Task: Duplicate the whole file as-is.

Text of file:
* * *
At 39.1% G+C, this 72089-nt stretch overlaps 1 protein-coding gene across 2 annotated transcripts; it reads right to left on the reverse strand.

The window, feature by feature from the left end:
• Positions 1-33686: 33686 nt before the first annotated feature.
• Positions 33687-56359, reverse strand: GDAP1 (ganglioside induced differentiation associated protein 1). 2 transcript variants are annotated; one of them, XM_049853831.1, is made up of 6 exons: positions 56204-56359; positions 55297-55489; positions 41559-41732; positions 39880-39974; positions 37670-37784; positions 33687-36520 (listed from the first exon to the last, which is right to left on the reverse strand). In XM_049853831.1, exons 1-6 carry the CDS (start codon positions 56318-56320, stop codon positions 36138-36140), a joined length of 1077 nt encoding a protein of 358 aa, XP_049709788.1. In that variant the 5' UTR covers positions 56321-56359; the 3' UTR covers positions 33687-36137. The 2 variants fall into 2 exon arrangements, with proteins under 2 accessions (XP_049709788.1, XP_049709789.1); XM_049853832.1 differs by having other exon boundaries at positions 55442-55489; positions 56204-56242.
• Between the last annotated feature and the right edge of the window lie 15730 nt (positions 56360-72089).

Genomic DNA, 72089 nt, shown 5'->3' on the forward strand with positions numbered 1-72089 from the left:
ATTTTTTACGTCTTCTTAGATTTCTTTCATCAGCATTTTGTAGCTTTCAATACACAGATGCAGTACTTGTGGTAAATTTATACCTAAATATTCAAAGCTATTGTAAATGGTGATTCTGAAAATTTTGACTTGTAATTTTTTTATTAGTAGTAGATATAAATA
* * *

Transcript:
At 39.1% G+C, this 72089-nt stretch overlaps 1 protein-coding gene across 2 annotated transcripts; it reads right to left on the reverse strand.

The window, feature by feature from the left end:
• Positions 1-33686: 33686 nt before the first annotated feature.
• Positions 33687-56359, reverse strand: GDAP1 (ganglioside induced differentiation associated protein 1). 2 transcript variants are annotated; one of them, XM_049853831.1, is made up of 6 exons: positions 56204-56359; positions 55297-55489; positions 41559-41732; positions 39880-39974; positions 37670-37784; positions 33687-36520 (listed from the first exon to the last, which is right to left on the reverse strand). In XM_049853831.1, exons 1-6 carry the CDS (start codon positions 56318-56320, stop codon positions 36138-36140), a joined length of 1077 nt encoding a protein of 358 aa, XP_049709788.1. In that variant the 5' UTR covers positions 56321-56359; the 3' UTR covers positions 33687-36137. The 2 variants fall into 2 exon arrangements, with proteins under 2 accessions (XP_049709788.1, XP_049709789.1); XM_049853832.1 differs by having other exon boundaries at positions 55442-55489; positions 56204-56242.
• Between the last annotated feature and the right edge of the window lie 15730 nt (positions 56360-72089).

Genomic DNA, 72089 nt, shown 5'->3' on the forward strand with positions numbered 1-72089 from the left:
ATTTTTTACGTCTTCTTAGATTTCTTTCATCAGCATTTTGTAGCTTTCAATACACAGATGCAGTACTTGTGGTAAATTTATACCTAAATATTCAAAGCTATTGTAAATGGTGATTCTGAAAATTTTGACTTGTAATTTTTTTATTAGTAGTAGATATAAATA